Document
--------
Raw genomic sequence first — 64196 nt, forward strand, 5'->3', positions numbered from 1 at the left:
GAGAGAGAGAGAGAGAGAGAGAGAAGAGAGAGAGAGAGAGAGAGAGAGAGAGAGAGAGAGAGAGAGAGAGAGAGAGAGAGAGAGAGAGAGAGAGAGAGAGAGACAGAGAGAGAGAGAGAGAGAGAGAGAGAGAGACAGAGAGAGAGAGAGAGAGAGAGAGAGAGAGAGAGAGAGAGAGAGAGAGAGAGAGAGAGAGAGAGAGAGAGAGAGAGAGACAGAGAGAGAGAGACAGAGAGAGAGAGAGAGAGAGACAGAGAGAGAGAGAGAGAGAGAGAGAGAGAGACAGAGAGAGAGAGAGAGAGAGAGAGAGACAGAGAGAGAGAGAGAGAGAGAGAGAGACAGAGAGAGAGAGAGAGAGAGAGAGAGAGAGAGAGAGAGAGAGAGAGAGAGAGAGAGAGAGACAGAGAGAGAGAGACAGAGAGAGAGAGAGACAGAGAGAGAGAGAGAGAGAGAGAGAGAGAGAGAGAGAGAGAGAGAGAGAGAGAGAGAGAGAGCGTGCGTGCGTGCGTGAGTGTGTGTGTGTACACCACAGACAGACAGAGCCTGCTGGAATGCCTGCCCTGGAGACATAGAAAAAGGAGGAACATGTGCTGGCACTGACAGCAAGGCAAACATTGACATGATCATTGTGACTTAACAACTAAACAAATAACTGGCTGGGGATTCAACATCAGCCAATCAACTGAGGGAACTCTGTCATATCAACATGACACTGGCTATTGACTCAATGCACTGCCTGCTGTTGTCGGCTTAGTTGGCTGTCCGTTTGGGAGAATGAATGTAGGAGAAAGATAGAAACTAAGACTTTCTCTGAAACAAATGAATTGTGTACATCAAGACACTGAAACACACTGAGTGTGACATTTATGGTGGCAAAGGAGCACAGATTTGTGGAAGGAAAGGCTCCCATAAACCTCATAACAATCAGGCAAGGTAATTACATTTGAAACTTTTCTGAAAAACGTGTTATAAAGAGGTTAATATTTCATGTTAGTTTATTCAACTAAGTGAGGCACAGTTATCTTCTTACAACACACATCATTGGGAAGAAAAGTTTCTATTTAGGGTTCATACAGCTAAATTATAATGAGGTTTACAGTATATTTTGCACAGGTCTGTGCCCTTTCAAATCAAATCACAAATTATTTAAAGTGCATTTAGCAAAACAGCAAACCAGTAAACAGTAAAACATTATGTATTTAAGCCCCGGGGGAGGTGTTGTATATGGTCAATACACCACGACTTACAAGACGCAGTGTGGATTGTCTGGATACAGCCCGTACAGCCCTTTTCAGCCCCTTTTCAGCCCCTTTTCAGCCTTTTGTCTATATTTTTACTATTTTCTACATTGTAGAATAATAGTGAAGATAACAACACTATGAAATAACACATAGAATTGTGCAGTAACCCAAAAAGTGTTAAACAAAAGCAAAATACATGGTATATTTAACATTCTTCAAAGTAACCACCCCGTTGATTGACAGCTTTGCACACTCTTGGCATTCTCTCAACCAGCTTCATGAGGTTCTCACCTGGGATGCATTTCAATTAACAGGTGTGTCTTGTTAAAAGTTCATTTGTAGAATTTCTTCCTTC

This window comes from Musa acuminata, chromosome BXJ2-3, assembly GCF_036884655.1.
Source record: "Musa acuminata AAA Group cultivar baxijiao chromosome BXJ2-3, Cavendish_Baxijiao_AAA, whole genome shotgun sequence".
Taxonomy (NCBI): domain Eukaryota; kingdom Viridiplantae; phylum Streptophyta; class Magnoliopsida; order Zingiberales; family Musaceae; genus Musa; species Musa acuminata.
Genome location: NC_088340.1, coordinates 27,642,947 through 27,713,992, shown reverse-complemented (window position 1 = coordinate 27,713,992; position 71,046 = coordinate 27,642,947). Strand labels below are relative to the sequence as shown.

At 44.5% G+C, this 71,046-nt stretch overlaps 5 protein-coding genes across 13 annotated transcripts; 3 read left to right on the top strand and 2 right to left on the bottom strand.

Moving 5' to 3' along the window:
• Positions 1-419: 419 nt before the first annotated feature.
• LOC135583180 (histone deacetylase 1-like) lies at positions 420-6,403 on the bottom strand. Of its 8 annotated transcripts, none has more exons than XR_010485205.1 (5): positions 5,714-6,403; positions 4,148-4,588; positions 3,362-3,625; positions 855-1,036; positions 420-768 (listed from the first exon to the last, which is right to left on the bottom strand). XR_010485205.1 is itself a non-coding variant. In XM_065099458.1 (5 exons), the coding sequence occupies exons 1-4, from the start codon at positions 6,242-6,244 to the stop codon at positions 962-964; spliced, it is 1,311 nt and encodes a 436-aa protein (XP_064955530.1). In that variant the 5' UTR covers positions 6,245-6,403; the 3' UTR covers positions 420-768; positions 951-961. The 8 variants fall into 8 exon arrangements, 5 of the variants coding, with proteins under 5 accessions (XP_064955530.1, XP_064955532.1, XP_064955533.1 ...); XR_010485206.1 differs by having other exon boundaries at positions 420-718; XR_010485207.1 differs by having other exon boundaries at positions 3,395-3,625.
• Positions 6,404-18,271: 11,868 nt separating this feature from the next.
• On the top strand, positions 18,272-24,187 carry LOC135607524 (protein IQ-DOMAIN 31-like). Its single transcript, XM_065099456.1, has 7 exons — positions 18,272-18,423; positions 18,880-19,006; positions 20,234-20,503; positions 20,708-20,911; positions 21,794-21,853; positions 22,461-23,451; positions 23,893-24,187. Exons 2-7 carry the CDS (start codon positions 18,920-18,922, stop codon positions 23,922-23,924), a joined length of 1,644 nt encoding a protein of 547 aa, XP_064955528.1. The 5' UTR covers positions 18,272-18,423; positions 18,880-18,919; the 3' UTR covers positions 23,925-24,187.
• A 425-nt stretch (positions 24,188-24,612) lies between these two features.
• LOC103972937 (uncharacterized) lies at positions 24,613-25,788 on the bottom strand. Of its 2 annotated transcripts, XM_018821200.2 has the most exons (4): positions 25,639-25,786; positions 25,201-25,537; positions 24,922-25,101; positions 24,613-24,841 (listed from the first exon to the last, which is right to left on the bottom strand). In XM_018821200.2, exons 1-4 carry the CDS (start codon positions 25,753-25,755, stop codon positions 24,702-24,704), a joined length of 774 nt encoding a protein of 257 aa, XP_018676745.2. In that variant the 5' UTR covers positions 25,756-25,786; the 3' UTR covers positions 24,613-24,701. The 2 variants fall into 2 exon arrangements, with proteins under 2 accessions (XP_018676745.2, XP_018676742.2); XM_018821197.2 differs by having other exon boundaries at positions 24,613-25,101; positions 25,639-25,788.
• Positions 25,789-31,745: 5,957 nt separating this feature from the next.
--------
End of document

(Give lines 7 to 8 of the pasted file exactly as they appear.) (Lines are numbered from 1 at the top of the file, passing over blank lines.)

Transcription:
At 44.5% G+C, this 71,046-nt stretch overlaps 5 protein-coding genes across 13 annotated transcripts; 3 read left to right on the top strand and 2 right to left on the bottom strand.

Moving 5' to 3' along the window: